Are we talking about Vectorworks or Autocad? I do not know what "model space" would be referring to in VW. See if you can use VW terms for VW and AC terms for AC.

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If you do not have AutoCAD or a viewer to determine the units when not provided by the owner, import the file using Determine Automatically. VectorWorks will make an attempt at reading the units and import using the stored units.

This does not always work, mainly because sometimes units are not stored in specific dxf/dwg files.

That's okay though - once the information is imported, you can measure the length of a known object. Once you have the measurement (make sure it's not on a viewport layer) you can use math to figure out what it's off by, or factor the difference. If you still can't get the factor or distance it's off by, import the drawing using different units until you find the one that works.

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If you have an object that measures 10', but it was originally created at 20' IN VECTORWORKS, then either the scale command was used to scale the object .5, or you are on a sheet layer and are trying to measure an object without entering the viewport>annotation section.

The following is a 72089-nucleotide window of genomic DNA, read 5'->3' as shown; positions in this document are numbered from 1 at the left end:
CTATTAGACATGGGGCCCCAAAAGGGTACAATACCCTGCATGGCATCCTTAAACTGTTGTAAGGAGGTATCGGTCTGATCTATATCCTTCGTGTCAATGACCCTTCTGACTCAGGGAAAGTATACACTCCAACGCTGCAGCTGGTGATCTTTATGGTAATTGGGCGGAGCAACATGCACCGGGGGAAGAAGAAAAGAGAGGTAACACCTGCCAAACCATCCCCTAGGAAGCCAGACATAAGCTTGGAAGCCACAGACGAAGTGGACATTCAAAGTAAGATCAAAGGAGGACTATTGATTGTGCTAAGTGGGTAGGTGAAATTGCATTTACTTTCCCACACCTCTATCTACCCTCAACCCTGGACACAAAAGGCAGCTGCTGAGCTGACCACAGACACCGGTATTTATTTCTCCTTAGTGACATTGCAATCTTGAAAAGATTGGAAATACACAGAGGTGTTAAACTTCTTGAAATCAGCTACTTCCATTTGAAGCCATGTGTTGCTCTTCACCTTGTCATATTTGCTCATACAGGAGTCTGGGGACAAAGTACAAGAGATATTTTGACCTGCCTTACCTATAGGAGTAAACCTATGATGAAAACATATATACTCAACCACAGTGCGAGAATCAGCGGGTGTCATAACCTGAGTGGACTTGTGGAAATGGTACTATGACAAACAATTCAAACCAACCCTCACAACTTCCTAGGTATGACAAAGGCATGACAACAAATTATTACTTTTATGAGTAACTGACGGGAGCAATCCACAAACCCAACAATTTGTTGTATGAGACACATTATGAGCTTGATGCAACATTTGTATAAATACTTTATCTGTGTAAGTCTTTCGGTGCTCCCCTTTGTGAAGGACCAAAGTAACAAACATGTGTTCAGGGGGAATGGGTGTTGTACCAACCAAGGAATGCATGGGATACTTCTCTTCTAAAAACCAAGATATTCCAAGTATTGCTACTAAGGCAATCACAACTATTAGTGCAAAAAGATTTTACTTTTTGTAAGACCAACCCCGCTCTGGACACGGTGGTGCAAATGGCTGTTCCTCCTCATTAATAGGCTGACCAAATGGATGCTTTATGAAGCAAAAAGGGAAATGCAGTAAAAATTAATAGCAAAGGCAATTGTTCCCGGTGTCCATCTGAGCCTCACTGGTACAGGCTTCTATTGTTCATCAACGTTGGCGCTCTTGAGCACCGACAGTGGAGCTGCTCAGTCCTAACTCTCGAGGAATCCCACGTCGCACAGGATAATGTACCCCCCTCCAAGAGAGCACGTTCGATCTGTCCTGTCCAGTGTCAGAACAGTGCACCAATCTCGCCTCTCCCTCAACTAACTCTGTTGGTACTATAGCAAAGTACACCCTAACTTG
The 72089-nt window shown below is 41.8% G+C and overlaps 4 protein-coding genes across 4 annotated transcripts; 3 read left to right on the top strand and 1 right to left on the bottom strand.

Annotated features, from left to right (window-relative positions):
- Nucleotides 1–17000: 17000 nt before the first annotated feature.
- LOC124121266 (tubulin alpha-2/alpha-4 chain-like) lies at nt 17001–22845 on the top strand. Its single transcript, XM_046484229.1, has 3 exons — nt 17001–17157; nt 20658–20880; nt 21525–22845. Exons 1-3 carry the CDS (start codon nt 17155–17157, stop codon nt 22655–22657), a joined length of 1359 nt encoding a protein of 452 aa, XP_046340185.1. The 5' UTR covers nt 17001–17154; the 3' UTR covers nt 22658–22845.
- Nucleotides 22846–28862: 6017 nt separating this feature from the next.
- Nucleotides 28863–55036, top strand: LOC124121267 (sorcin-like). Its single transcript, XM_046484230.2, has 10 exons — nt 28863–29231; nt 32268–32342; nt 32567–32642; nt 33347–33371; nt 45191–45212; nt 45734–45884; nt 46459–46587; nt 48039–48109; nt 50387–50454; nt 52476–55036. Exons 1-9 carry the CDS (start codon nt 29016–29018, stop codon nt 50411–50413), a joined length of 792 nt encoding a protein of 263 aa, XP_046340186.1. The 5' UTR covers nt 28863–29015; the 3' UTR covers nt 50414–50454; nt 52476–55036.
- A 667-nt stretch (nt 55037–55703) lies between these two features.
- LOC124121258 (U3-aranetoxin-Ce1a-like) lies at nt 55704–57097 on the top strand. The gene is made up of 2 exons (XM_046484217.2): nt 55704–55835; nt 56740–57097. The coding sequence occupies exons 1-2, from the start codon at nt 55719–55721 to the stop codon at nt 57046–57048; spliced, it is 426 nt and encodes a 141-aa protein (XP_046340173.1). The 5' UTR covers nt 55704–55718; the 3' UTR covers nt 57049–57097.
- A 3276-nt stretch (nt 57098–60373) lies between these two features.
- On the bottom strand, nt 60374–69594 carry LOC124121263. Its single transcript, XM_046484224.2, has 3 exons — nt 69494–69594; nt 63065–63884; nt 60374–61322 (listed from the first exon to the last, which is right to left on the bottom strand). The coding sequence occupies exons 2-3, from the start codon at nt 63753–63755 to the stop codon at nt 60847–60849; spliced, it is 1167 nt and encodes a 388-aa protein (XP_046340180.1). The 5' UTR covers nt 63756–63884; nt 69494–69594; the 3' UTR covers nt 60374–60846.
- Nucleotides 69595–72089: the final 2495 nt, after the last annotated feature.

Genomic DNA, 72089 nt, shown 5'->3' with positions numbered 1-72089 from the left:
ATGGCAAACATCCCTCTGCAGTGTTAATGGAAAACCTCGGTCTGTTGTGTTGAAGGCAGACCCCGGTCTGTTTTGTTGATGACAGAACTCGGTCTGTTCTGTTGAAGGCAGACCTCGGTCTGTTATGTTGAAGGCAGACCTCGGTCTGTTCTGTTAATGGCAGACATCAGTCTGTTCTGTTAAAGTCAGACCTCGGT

If you have an object that measures 10' and is supposed to be 20' AND the data was imported from another CAD program, then the import units were not correctly specified. The data can either be scaled using the Scale command, or reimport the data using the correct unit.

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Thanks everyone, this had been enlightening. Late last night I imported the Autocad file three times into 3 different documents: one with document units set to mm, one set to cm, one set to m. I then measured a doorway and the one that matched reality (doorways are 800mm, not 80m) was my answer. The scale command was a useful lesson however. Next time I will look for the 'determine automatically' thingy. Thanks

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Next time I will look for the 'determine automatically' thingy. Thanks

Good luck. That usually means that everything is scaled by a factor of 25.4 since a certain Mr. NNA believes that the world is measured in inches, unless specifically told otherwise. But what the heck: you can scale objects/entire drawing by typing "1/25.4" to the dialog. It does the calculation for you.